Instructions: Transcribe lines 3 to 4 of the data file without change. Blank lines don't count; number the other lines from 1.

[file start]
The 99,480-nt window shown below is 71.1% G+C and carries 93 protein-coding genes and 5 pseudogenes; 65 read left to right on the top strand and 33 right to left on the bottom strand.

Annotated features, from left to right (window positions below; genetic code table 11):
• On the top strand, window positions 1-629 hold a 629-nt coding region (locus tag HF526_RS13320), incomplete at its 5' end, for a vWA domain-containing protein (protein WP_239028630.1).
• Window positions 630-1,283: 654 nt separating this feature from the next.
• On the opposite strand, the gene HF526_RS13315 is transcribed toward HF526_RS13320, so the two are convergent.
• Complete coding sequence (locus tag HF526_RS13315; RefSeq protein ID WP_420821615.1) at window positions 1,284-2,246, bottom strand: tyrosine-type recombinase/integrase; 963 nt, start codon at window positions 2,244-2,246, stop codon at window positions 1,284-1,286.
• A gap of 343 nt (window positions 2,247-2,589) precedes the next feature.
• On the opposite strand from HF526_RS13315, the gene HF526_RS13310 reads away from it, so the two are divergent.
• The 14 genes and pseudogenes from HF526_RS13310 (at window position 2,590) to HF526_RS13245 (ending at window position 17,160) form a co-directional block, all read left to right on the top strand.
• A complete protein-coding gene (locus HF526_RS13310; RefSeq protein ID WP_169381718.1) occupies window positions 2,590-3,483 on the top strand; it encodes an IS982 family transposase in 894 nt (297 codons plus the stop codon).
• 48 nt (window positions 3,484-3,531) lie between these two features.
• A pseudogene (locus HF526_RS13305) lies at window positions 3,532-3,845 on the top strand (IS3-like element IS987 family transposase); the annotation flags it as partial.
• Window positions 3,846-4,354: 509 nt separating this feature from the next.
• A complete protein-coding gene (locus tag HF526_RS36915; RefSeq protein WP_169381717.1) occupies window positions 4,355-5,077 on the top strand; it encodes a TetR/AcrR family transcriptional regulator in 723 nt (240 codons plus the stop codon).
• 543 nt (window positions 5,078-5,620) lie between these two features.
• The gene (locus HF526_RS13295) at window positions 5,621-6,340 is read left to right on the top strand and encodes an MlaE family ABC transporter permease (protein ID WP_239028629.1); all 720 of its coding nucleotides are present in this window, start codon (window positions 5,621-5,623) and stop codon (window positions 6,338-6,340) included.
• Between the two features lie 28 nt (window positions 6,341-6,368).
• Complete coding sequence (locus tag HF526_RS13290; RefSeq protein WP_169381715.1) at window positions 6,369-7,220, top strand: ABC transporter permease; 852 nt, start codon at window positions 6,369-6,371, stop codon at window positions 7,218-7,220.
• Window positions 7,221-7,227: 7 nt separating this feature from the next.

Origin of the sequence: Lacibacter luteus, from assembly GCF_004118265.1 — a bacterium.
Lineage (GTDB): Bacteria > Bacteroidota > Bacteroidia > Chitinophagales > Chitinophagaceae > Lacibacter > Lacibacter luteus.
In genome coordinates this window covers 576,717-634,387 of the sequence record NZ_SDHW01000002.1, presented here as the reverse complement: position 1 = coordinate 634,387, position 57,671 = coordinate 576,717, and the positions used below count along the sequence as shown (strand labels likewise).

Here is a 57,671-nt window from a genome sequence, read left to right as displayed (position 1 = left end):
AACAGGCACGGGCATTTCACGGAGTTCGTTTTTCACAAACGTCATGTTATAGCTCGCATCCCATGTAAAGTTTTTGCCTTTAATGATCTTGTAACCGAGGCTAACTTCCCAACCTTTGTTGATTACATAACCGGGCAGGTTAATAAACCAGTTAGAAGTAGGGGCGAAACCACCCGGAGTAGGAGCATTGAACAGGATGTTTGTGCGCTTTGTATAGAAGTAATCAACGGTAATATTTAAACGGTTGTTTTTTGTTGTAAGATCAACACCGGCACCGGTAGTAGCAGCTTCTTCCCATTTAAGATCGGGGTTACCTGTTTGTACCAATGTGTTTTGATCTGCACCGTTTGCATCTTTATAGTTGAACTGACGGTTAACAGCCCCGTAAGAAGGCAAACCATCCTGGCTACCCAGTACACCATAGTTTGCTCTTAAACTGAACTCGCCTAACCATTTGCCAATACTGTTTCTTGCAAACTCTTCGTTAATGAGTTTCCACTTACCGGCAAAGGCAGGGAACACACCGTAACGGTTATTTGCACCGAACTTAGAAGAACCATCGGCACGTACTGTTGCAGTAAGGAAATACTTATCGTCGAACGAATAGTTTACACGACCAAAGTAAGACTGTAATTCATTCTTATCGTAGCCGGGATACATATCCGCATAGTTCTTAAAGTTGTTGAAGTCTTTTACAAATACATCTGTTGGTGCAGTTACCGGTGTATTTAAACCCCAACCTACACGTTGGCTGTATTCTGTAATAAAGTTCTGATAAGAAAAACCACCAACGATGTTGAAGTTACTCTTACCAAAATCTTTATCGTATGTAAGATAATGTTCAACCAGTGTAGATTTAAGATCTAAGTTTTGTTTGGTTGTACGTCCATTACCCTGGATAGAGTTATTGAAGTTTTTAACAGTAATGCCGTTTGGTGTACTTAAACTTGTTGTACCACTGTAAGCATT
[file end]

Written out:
• On the top strand, window positions 1-629 hold a 629-nt coding region (locus tag HF526_RS13320), incomplete at its 5' end, for a vWA domain-containing protein (protein WP_239028630.1).
• Window positions 630-1,283: 654 nt separating this feature from the next.